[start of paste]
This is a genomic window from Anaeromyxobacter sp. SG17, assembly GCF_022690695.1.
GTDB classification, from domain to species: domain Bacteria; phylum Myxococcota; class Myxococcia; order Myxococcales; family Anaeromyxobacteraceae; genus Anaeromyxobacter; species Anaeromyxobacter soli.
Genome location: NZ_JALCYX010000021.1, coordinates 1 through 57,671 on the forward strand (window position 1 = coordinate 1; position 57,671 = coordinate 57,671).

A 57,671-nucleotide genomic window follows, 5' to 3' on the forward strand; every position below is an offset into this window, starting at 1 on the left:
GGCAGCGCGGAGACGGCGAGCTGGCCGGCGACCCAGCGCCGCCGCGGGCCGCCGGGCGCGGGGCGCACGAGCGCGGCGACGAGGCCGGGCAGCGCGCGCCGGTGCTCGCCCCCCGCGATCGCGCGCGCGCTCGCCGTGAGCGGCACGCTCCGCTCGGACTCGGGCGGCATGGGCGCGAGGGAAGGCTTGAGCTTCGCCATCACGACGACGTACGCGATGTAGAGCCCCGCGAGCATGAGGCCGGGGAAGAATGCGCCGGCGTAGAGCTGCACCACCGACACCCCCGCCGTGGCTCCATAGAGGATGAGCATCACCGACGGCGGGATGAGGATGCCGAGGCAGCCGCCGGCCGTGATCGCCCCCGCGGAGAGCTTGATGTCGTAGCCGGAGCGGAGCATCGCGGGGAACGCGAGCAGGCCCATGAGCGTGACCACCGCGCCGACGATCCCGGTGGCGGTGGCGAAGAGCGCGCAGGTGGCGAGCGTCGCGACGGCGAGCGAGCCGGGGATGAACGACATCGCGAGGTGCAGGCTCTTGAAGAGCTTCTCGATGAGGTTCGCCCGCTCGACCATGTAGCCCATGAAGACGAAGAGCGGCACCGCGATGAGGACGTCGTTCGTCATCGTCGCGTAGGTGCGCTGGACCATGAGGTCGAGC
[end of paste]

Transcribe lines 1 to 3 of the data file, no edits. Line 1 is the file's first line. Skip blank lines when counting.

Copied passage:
This is a genomic window from Anaeromyxobacter sp. SG17, assembly GCF_022690695.1.
GTDB classification, from domain to species: domain Bacteria; phylum Myxococcota; class Myxococcia; order Myxococcales; family Anaeromyxobacteraceae; genus Anaeromyxobacter; species Anaeromyxobacter soli.
Genome location: NZ_JALCYX010000021.1, coordinates 1 through 57,671 on the forward strand (window position 1 = coordinate 1; position 57,671 = coordinate 57,671).